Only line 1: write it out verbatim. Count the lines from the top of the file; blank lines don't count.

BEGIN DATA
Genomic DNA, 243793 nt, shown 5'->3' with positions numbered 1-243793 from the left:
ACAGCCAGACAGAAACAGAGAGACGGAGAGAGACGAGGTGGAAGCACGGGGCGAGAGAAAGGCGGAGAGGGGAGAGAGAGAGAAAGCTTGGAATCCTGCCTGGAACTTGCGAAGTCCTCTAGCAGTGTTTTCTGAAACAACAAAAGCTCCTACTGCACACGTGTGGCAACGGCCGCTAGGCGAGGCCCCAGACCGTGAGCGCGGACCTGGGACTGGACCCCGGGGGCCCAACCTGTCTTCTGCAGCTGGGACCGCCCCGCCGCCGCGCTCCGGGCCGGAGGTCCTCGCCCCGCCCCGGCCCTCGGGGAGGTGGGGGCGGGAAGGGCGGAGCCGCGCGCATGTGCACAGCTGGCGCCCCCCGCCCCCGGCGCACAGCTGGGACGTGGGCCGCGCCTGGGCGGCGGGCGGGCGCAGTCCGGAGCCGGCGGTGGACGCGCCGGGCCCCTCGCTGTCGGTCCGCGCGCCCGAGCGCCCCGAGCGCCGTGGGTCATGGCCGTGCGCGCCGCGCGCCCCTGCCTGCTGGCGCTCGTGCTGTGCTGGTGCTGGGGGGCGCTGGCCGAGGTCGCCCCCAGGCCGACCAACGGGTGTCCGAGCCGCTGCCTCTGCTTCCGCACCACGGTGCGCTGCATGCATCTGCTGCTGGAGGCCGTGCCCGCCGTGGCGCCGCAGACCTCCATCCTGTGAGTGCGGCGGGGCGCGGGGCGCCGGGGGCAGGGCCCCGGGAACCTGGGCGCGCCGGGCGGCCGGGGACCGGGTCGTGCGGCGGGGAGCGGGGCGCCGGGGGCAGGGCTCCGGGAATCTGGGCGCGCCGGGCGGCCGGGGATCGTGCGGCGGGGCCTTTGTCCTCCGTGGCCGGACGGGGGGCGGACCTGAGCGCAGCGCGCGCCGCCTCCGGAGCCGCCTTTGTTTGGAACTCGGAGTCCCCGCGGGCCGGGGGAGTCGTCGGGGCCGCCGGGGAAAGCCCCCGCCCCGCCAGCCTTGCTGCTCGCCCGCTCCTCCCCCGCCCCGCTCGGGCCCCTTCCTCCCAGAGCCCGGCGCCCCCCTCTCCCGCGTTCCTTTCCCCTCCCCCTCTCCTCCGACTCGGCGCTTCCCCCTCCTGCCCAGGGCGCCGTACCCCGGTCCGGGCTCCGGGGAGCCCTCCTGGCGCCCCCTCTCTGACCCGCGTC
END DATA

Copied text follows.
Genomic DNA, 243793 nt, shown 5'->3' with positions numbered 1-243793 from the left: